What Is Transverse Myelitis? Symptoms and Causes Explained

Former Slipknot drummer Joey Jordison, 46, has died several years after he revealed his battle with transverse myelitis.

The rare neurological disease causes injury to the spinal cord, leading to weakness in the legs, sensory problems and other symptoms.

Rolling Stone reported a representative for his family did not specify a cause of death but said the founding member of the metal icons died "peacefully in his sleep" on Monday.

Jordison revealed his battle with the disease at the 2016 Metal Hammer Golden Gods Awards, after being dismissed from the band in 2013, which he said was because of his condition.

Jordison told the audience at the 2016 awards show: "I got really, really sick with a horrible disease called transverse myelitis, I lost my legs.

"I couldn't play anymore. It was a form of multiple sclerosis, which I wouldn't wish on my worst enemy. I got myself back up, and I got myself in the gym and I got myself back in f***ing therapy, to f***ing beat this s***."

Slipknot's Joey Jordison on a U.K. stage.
Joey Jordison performing on stage in Leicester, England in June 2009. Jo Hale/Getty Images

What is Transverse Myelitis?

Transverse myelitis is a disease that causes an inflammation of the spinal cord, which is the part of the body's central nervous system that "sends impulses from the brain to nerves in the body," explains the U.S. National Institute of Neurological Disorders and Stroke (NINDS) of the U.S. National Institutes of Health (NIH).

The Siegel Rare Neuroimmune Association (SRNA), an Ohio-based non-profit formerly known as the Transverse Myelitis Association, says the condition causes different levels of weakness, sensory alterations and "autonomic dysfunction," which controls involuntary body functions such as the heart, breathing, the digestive system and reflexes.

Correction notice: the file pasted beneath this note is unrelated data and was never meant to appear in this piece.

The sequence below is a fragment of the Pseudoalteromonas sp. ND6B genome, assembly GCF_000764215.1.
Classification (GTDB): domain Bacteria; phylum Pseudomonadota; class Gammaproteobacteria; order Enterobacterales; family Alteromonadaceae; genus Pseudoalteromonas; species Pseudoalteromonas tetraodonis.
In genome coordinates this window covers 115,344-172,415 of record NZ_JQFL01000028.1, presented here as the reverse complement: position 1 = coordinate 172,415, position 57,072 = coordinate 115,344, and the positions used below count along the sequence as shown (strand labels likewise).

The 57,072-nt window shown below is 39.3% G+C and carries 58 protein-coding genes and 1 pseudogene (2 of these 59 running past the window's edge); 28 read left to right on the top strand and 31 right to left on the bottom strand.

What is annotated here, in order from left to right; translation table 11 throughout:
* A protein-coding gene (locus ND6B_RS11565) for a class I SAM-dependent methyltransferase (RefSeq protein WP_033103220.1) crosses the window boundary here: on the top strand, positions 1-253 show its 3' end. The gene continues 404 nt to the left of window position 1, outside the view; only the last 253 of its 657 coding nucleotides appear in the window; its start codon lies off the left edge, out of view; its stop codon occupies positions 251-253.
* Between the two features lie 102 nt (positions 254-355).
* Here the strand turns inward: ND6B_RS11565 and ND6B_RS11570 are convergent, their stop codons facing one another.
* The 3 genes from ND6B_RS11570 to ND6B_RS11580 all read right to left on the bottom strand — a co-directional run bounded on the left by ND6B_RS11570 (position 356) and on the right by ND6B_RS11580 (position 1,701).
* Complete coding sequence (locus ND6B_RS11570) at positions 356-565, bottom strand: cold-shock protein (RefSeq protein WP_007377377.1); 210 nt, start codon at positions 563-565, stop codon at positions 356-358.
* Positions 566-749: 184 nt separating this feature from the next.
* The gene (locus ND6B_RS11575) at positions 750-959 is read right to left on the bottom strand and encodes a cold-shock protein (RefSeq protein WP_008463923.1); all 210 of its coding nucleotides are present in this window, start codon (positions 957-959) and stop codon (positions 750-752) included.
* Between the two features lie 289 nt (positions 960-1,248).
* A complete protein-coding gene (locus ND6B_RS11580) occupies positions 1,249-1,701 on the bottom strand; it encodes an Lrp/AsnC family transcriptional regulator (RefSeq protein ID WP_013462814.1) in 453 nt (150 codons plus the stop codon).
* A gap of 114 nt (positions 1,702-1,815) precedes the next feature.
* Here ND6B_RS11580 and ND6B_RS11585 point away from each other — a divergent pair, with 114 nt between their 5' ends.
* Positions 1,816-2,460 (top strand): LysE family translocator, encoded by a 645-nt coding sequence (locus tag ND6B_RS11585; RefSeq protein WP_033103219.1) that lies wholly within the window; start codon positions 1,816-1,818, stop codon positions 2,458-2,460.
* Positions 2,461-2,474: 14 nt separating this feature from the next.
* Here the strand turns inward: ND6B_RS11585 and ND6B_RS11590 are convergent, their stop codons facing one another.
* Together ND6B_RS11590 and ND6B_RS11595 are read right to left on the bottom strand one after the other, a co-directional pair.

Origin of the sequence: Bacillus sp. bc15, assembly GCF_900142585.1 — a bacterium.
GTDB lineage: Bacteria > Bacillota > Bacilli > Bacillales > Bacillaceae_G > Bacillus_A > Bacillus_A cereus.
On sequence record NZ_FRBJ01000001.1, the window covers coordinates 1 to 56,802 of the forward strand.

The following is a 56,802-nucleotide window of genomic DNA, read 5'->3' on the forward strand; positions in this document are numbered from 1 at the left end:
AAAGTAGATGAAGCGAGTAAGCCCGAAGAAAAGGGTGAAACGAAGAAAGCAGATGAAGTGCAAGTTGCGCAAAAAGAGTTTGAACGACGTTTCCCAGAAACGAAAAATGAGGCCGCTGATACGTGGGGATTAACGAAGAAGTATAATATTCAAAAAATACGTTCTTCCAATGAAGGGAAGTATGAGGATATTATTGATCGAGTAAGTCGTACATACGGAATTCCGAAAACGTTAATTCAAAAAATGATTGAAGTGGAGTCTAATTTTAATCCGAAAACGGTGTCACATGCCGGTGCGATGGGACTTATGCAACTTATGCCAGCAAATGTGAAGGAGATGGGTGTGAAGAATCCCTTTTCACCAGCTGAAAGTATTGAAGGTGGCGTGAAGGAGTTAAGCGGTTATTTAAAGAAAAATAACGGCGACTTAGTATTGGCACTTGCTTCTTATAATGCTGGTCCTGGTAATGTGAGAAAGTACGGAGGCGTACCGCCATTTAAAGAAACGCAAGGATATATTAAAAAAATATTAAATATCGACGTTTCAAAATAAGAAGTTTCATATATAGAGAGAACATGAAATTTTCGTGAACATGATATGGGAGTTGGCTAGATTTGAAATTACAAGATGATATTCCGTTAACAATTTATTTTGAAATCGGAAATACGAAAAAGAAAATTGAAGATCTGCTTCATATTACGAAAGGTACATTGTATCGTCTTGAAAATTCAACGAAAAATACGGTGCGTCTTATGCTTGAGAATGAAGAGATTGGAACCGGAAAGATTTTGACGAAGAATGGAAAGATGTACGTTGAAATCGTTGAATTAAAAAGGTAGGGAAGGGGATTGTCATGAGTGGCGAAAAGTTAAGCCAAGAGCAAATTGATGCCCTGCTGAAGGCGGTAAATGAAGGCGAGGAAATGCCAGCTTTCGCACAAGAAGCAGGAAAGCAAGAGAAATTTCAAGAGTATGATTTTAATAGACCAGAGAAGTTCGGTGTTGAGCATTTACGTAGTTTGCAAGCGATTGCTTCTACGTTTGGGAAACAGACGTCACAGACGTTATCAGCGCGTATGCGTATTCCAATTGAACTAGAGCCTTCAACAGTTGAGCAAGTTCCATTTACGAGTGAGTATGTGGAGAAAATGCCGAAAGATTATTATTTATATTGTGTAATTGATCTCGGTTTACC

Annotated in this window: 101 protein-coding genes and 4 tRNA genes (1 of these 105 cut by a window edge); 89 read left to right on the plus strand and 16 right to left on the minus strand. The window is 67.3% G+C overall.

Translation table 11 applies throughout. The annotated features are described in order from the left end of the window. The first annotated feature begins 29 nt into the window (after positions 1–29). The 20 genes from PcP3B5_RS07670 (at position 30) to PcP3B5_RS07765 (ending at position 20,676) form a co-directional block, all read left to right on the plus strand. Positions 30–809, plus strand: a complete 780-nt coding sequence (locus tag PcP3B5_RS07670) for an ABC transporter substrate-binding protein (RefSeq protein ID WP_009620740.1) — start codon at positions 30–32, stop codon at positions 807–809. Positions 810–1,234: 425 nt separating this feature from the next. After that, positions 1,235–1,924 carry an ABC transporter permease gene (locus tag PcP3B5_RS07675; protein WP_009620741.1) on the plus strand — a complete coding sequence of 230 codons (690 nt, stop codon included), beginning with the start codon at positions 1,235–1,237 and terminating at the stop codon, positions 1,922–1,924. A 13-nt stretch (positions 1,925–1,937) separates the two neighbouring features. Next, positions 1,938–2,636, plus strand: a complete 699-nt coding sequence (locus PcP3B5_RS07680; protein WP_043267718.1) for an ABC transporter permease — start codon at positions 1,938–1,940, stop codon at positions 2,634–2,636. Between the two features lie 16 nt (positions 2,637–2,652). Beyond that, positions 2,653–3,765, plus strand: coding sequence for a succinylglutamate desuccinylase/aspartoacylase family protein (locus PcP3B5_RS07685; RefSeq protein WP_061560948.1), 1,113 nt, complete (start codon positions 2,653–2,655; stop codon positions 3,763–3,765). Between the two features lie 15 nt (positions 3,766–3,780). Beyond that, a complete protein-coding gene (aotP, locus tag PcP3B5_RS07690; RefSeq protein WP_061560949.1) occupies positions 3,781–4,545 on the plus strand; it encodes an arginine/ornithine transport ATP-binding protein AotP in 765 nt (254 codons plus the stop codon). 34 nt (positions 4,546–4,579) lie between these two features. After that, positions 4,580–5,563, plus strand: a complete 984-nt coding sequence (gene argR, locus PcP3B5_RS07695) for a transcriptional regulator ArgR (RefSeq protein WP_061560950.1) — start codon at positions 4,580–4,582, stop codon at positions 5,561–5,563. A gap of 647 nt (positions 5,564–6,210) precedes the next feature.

The NINDS says transverse myelitis usually occurs between the ages of 10 and 19 as well as 30 and 39. The disorder does not appear to be genetic or run in families and can affect people of any age, gender or race.

Symptoms of Transverse Myelitis?

Four "classic" symptoms of the disease include the following, as outlined by the NINDS:

  • Weakness in the legs and arms: Those suffering from transverse myelitis may experience a rapid progression of weakness in the legs. If the disease affects the upper part of the spinal cord, it will also impact the arms. Patients could see partial paralysis of the legs before progressing to complete paralysis of the legs, requiring the person to use a wheelchair.
  • Pain: Patients will usually start with lower back pain or sharp, shooting sensations radiating down the legs or arms or around the torso.
  • Sensory alterations: The disease can lead to "abnormal sensations" such as burning, tickling, pricking, numbness, coldness, or tingling in the legs, as well as sensory loss. These abnormal sensations are commonly felt in the torso and genital region.
  • Bowel and bladder dysfunction: Increased frequency or urge to use the toilet, incontinence as well as constipation are among the common bowel- and bladder-related symptoms experienced by patients.

What Causes Transverse Myelitis?

The NINDS says the exact cause of the disease and what causes the extensive damage to the spinal cord is "unknown in many cases."

However, the following conditions "appear to cause transverse myelitis," as outlined by the NINDS:

  • Immune system disorders
  • Viral infections
  • Bacterial infections
  • Fungal infections
  • Parasites
  • Other inflammatory disorders
  • Vascular disorders

The NINDS notes: "In some people, transverse myelitis represents the first symptom of an autoimmune or immune-mediated disease such as multiple sclerosis or neuromyelitis optica."

Is There a Cure for Transverse Myelitis?

The NINDS says there is no cure for transverse myelitis, but certain treatments can help prevent or minimize "permanent neurological deficits." Some patients recover from the disorder with minor or no residual problems but the healing process can take months or years.

Some people will have only one episode of the disease, while others may experience recurring episodes, especially if the condition is caused by an underlying illness.

Most experience at least partial recovery, with the majority of the recovery occurring within the first three months of its onset. Others may face permanent impairments that impact their ability to carry out normal routine tasks in their daily lives, according to the NINDS.

See the NINDS website for more information about transverse myelitis.

Slipknot's Joey Jordison in London, U.K.
Former Slipknot drummer Joey Jordison seen at the BBC Radio Studios in London, England back in June 2013. The musician died Monday years after he revealed he had transverse myelitis. Ben Pruchnie/FilmMagic